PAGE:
It’s for Push Services. Here’s why it is important, almost every mobile client is plagued with backgrounding issues. So when the app is in the background or your phone is locked the app no longer responds to the keepalives or new incoming requests from the PBX system. So that means you are not getting calls. Kind of pointless, eh?
Now with the Push Services, the client registers to the push server which in turn registers to the PBX for the client. Now the PBX is sending keepalives and new requests to the push server which allows the PBX to responses to keepalives (from the push server) and when a new call is sent to the push server it sends a wake up to the app bringing it out of the background to receive the call.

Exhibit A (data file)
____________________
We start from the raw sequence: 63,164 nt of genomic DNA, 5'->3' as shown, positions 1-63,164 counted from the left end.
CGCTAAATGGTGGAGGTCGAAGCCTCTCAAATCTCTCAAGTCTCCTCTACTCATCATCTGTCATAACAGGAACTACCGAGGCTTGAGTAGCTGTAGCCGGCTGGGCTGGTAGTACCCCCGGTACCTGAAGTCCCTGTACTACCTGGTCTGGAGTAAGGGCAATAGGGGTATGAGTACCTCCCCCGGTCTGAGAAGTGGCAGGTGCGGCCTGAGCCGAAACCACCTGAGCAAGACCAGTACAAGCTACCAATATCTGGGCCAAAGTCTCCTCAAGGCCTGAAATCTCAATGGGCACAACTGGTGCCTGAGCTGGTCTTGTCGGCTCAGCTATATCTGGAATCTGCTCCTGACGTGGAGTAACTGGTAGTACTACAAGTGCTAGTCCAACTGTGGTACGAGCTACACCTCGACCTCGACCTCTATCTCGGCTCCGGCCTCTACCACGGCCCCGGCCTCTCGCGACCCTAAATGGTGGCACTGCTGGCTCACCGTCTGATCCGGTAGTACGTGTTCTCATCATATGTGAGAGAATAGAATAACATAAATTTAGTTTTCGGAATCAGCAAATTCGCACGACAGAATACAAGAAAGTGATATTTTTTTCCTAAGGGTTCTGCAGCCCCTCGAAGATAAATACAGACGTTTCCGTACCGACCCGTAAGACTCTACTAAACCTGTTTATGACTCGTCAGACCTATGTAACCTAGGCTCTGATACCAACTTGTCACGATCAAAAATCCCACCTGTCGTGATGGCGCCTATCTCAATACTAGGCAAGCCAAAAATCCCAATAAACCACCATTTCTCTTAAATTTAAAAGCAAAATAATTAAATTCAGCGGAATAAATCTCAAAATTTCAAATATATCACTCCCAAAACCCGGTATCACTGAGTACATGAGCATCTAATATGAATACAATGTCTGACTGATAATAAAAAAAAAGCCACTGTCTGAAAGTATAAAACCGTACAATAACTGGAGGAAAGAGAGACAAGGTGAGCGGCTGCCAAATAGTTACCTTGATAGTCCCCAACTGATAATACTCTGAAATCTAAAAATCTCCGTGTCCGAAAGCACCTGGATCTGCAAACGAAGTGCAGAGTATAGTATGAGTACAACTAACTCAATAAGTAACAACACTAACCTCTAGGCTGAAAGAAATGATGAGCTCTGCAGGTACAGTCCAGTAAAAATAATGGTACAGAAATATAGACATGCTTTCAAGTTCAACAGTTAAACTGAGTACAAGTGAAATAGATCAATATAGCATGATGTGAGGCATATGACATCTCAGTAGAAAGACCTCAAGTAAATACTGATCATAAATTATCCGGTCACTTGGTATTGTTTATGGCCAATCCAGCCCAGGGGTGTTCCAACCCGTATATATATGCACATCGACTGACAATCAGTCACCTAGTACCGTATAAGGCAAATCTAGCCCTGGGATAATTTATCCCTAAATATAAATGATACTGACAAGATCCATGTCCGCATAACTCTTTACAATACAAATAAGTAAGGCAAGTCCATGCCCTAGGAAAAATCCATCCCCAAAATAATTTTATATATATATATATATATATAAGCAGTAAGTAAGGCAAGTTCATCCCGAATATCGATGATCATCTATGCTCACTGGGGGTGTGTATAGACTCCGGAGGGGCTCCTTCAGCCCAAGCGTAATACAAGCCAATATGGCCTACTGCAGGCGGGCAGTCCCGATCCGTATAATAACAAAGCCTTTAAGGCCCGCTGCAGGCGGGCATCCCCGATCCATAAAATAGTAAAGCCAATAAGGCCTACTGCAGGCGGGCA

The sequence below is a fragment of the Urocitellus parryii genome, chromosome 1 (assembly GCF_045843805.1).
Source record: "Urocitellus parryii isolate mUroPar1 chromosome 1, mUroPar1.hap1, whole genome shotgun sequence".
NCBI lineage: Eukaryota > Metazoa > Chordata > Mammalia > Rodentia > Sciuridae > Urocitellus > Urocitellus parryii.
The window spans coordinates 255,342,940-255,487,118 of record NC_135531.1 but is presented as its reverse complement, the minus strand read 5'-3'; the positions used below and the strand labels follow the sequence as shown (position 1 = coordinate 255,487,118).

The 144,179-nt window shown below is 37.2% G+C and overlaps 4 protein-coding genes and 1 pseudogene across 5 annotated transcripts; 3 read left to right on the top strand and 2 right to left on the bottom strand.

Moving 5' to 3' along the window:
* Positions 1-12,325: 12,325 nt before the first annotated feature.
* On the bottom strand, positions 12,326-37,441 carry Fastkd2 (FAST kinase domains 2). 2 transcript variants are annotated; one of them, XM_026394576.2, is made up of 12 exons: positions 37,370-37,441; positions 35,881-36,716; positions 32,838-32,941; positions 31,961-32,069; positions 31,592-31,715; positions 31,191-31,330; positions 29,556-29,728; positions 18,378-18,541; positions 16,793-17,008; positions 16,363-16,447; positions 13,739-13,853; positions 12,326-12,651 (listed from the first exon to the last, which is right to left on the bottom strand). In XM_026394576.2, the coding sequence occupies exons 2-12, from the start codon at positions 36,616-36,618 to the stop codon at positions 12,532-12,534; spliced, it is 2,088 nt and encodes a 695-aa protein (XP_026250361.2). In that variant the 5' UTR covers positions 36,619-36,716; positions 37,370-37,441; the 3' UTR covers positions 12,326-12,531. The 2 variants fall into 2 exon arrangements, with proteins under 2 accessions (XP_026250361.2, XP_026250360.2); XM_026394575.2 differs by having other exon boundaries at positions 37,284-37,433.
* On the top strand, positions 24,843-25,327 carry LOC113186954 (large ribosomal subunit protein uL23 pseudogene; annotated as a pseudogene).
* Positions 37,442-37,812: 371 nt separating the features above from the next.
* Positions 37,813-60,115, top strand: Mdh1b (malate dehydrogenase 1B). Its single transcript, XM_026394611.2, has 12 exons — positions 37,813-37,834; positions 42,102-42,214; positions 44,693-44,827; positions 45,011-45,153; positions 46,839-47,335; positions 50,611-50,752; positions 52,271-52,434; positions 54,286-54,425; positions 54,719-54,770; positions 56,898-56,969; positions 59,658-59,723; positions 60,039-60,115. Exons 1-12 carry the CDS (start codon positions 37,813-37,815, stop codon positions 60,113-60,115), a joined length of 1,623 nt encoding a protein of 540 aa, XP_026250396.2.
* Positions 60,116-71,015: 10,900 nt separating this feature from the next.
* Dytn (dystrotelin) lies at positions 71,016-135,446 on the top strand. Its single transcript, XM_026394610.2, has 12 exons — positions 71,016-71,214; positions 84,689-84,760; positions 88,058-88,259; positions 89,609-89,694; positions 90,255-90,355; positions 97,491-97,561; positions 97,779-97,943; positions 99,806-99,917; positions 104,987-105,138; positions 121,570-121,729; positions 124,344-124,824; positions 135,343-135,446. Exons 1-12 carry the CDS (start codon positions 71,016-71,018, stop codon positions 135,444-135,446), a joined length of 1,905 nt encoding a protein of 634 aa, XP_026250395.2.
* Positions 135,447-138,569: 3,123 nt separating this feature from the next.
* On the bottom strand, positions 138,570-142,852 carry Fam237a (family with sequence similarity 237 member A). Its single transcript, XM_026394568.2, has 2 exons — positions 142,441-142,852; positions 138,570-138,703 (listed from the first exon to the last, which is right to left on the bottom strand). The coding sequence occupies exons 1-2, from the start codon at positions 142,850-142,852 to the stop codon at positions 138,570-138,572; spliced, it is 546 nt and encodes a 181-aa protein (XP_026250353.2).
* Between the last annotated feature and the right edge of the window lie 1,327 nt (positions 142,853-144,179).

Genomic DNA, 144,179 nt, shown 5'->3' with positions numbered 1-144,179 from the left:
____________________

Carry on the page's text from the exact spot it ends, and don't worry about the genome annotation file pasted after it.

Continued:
Bria has this for its users and even Zoiper’s commercial offering has this for the users. I bet there are more commercial ones that do this as well. Because they all realize what this problem is and it needed a solution.
So is it an additional point of failure, sure but technically it could run from the PBX but then that means everyone has to maintain it and well with most PBXes being behind NAT it makes push services harder to do. It’s basically the right way to do mobile softphones for SIP if you’re actually serious about your softphone getting requests and calls.
I hope that was cogent enough for you.